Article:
Grotesquely violent yet funny and sweet in equal measure, FREAKY will delight fans of horror comedies.
Plot: A serial killer and his teenage victim magically swap bodies. They have just one day to reverse the process but that is easier said than done.
Review:Â The âslasherâ subgenre unfortunately has often lacked the subtle wit or social commentary that other types of horror films have lurking below their dark exterior; these aspects that lead to a deeper appreciation of a horror film when the giddiness of seeing outlandish murders created by top-notch effects artists begins to wear off. The slasher film is often unfairly treated with more shallow intent. They become just films about those âcoolâ kills and the mythical killers who cause them. Films in the slasher mold can be more than that. Writer/director Christopher Landon certainly seems to think so. His last two films, HAPPY DEATH DAY and its sequel HAPPY DEATH DAY 2U, took the slasher genre and mixed it with time loops, Ã la GROUNDHOG DAY, to create films in the horror genre that not only were fun, creative, and effective but that also spoke to ideas of victim empowerment and personal growth. Well thanks to their success, Landon is back at it again with his latest film, FREAKY.
FREAKY, co-written by Micheal Kennedy (FAMILY GUY), is another horror mashup but this time the slasher film is mixed with the âbody swapâ comedy, where two characters through mystical means accidentally switch bodies and have to scramble to somehow reverse the process. Here our two characters are the Micheal Myers-like âBlissfield Butcherâ (Vince Vaughn, SWINGERS) and his latest victim, shy high schooler, Millie Kesseler (Kathryn Newton, POKÃMON: DETECTIVE PIKACHU). Right as the BUTCHER is about to end Millieâs life a mystical transformation happens where the two switch bodies. Now Millie is trapped in the hulking form of the infamous serial killer and the Butcher has herâs… and he is not going to give it back without a fight.
FREAKY is not as concerned with scaring the audience as it is taking them on a funhouse ride of moments meant to illicit tense jumps and shared cathartic laughter. Its main focus is on being entertaining, which it excels at. Its other goal is to examine the idea of self-empowerment. Millie is shy despite having many obvious good qualities. She is bullied by more popular kids and puts the needs of her family and others above her own at every turn. It isnât until she inhabits the giant frame of Vince Vaughnâs Butcher that she can see the world without intimidation and fear and itâs liberating. Her initial worldview is also challenged when she sees how others react to the Butcherâs confidence when he is masquerading in her body. FREAKYâs main arc is of a young woman learning to assert herself once she can step back and see her own potential. It feels fitting for what is a twist on the concept of the slasher âfinal girlâ survivor trope. Millieâs growing assertiveness takes one of the few consistent subtexts of the slasher subgenre and pushes it to the forefront to make a fun film that is also boldly feminist, without being preachy, and sure to be cherished by the youthful audience it is targeting.
As I stated before, messaging aside, FREAKY is immensely entertaining. A large part of that is due to the lead performances of Kathryn Newton and Vince Vaughn. Both of them nail the physicality of their original personas but the film truly becomes a delight when they switch roles. Vaughnâs brutish physicality and icy hungover glare make him an effective slasher archetype but he is a revelation as Millie. It doesnât feel like an actor trying to act like they think a teenager would behave. He embodies the role and brings as much honesty and vulnerability to it as Newton does. Itâs a fearless performance and taken in as a whole, Iâm not sure any role in Vaughnâs career previously has more perfectly encapsulated what a talented performer he is than this one. Heâs that good here.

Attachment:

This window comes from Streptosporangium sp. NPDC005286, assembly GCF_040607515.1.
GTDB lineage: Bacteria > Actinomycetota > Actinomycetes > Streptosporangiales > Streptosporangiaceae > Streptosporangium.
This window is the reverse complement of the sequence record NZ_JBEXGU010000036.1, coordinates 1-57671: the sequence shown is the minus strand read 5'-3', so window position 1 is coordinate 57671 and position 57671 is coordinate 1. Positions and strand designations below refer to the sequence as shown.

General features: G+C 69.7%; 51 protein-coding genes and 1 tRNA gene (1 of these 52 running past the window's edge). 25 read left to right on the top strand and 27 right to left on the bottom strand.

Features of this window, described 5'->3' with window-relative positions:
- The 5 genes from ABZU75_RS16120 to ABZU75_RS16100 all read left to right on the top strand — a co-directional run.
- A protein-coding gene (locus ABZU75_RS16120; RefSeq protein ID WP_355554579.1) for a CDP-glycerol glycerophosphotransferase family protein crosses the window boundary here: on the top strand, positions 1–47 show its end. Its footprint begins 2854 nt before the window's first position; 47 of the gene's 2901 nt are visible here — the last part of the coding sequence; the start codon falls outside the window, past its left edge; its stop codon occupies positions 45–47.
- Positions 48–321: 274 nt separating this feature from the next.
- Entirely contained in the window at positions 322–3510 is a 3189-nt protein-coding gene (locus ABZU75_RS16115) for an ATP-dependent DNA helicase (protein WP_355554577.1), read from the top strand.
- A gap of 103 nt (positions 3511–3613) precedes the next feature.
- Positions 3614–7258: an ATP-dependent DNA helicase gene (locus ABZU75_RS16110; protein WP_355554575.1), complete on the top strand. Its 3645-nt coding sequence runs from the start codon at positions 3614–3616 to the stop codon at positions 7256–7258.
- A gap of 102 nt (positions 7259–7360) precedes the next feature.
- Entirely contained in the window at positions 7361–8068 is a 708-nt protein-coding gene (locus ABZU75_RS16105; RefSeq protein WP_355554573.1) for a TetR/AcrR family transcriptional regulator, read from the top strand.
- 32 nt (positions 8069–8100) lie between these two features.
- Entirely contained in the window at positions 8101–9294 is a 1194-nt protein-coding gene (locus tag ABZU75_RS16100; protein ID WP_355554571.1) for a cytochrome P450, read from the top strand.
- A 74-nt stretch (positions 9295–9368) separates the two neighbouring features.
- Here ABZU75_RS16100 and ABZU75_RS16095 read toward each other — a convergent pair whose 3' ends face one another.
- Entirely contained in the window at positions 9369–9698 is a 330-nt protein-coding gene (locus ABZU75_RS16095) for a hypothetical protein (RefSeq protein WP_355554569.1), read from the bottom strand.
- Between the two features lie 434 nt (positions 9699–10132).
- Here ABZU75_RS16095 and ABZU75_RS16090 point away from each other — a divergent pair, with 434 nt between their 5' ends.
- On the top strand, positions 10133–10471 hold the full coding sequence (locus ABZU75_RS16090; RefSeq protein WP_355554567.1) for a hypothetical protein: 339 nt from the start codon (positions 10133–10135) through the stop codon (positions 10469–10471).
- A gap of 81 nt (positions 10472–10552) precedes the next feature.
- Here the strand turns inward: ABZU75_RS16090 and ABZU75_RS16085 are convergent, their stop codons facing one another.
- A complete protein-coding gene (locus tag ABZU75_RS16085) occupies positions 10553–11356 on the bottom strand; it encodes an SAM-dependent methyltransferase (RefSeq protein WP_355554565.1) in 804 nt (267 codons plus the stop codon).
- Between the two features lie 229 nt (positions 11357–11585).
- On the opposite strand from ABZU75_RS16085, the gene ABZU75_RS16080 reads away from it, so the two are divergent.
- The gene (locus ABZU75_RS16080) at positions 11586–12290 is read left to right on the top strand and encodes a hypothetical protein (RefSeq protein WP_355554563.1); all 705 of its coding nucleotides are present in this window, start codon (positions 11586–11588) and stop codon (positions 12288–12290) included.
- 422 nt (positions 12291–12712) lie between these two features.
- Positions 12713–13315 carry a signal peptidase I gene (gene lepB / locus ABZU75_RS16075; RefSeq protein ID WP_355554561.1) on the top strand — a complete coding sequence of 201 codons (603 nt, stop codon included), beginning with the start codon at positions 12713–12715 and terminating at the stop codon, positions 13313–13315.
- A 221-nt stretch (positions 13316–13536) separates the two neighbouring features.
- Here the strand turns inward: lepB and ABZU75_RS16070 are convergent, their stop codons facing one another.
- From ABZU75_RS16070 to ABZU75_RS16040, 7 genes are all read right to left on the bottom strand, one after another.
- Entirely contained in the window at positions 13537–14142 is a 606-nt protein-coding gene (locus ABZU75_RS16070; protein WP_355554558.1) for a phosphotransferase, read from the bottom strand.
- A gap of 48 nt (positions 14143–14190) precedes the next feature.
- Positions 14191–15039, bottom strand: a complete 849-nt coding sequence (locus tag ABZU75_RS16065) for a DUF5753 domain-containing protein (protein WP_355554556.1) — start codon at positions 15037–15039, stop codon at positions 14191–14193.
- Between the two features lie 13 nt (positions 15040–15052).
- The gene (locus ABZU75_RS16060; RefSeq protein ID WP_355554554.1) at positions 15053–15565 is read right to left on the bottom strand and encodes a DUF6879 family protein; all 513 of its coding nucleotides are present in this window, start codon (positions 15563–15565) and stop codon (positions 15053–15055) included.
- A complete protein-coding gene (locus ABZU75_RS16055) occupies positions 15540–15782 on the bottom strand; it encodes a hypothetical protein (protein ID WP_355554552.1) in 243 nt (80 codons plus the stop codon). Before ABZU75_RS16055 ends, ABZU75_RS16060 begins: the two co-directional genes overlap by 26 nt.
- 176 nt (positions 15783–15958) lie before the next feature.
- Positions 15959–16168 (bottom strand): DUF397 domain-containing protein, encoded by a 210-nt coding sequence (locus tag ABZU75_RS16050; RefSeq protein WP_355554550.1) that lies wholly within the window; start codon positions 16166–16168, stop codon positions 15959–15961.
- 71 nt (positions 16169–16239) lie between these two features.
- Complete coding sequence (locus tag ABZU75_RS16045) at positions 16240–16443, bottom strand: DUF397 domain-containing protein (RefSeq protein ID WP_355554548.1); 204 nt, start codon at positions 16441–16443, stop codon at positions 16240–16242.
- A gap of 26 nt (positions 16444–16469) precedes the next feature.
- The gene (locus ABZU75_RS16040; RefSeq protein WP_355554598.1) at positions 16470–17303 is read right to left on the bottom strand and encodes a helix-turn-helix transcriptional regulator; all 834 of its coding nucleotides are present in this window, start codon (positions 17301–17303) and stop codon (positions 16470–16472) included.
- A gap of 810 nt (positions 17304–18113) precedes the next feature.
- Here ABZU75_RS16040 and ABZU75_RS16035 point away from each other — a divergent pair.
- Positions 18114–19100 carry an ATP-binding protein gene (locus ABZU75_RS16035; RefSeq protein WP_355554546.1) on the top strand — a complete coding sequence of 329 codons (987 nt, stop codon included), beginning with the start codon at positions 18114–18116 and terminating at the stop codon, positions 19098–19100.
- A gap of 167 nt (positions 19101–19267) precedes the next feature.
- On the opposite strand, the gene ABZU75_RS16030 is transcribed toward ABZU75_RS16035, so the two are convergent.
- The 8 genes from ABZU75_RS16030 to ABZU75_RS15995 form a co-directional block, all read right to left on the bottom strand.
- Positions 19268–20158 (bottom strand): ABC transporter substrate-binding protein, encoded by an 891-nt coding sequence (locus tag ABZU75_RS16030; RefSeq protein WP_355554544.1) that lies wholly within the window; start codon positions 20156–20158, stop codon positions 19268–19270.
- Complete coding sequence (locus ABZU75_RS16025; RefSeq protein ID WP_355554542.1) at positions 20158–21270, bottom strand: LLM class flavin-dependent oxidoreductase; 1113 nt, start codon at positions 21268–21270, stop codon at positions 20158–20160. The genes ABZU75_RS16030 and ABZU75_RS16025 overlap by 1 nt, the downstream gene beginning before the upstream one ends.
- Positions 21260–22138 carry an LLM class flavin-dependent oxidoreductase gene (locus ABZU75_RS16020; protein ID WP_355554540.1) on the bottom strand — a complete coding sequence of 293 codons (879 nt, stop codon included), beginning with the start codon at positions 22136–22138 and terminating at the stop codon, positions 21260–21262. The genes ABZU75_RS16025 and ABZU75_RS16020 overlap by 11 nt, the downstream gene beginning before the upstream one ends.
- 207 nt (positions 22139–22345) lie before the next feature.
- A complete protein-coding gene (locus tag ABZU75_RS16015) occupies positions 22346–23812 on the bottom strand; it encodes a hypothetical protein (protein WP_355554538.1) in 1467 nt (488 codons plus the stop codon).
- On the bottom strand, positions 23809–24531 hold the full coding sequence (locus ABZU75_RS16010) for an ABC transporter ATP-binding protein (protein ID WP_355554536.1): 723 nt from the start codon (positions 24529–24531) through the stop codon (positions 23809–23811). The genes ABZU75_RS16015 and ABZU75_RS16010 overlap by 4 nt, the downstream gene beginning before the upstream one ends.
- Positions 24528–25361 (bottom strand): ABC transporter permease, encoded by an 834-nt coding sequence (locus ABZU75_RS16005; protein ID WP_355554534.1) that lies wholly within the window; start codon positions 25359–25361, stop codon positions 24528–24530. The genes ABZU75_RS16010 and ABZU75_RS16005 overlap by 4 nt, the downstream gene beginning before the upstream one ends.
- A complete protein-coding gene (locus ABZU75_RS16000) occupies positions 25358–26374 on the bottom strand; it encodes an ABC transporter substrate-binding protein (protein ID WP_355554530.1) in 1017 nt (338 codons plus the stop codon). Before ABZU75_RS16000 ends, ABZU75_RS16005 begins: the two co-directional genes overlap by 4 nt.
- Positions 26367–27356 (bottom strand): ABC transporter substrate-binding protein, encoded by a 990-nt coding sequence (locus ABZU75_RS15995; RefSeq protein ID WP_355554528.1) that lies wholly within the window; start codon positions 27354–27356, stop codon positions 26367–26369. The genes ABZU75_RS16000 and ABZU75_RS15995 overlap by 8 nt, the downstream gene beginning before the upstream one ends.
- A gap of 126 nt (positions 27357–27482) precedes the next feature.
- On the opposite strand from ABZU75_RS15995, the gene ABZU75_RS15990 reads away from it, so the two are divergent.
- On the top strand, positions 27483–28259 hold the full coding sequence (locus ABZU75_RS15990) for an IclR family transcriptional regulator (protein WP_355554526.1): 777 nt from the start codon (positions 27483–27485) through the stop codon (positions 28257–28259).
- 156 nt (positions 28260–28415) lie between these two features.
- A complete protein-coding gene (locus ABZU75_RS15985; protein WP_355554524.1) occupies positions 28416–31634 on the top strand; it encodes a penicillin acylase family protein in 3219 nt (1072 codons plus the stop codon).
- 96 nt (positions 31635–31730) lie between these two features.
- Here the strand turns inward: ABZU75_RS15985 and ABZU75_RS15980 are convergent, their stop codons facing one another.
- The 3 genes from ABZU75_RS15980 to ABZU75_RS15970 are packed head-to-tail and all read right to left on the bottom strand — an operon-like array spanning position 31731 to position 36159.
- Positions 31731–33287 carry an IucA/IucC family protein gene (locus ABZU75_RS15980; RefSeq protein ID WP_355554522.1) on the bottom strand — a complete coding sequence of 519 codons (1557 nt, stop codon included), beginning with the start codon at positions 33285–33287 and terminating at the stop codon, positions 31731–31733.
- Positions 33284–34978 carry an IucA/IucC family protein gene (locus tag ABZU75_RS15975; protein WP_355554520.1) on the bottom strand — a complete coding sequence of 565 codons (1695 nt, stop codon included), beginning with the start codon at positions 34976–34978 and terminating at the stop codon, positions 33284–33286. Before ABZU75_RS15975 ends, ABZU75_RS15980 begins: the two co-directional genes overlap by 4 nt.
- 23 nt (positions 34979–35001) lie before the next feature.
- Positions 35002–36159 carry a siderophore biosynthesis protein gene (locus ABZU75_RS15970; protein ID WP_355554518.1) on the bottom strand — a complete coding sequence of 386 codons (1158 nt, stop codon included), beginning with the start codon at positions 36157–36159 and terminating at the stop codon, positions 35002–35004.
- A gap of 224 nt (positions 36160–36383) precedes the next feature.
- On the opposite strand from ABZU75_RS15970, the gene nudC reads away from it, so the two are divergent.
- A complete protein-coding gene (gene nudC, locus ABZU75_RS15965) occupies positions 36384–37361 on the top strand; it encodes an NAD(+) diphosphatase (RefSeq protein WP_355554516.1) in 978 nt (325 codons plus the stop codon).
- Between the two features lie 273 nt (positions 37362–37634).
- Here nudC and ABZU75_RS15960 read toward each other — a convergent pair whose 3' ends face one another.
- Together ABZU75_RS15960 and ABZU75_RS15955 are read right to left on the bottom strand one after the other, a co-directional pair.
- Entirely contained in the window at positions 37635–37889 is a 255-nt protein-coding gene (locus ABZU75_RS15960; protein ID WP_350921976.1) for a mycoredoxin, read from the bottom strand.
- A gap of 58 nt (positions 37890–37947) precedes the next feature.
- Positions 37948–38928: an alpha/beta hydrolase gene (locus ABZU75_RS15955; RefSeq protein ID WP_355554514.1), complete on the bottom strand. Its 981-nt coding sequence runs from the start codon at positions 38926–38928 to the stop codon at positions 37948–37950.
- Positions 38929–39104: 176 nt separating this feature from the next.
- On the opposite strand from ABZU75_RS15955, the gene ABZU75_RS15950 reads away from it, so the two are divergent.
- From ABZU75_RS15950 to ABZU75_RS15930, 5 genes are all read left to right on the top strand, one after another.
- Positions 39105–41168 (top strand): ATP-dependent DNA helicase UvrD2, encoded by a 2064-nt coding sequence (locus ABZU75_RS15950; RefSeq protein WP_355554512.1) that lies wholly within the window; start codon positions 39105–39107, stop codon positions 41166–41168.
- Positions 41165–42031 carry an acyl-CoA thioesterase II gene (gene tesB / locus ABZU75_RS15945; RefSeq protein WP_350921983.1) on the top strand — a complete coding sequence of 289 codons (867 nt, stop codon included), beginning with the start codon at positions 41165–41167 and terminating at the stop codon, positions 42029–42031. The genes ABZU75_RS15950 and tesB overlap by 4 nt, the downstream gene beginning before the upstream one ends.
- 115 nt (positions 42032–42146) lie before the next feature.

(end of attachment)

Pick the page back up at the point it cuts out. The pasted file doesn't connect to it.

Not to be outshined, Kathryn Newton absolutely owns the role of the Butcher. Her nebbish-ness as Millie melts away and itâs replaced with chilling confidence wrapped up in a stylish red leather jacket. If the world is fair, this will be star-makingÂ role for her. She feels instantly iconic (I can see her look being a very popular costume come next Halloween) and Newton relishes every moment she gets to be menacing and wreak mayhem on screen.
Speaking of mayhem, the violence and gore present in FREAKY is much higher than in Christopher Landonâs previous films. The âRâ rating really lets the special effects team cut loose here. Bodies are ripped apart, mangled, and just generally destroyed with a kind of gleeful inventiveness that could have only come from life-long fans of the genre. There are numerous inventive kills and some that are clearly loving gore-soaked homages to other classic slasher films that will win over even the most skeptical horror fan.
The wonderful lead performances and stellar effects work is coupled with a snappy script that barrels ahead at a rapid pace and a wonderful supporting cast that is full of fun (thereâs that word again) characters youâll actually enjoy spending time with. In fact, my biggest complaint with the film is that I wanted more time in its world with these characters. Itâs a film that leaves you wanting more. As far as flaws go, that is a great one to have.
FREAKY is a film just waiting for horror fans to discover and eventually revere it. There is so much here that will please both fans of horror and comedy alike. If you donât mind a little (okay… A LOT) of blood with your laughs, then this is one not to be missed.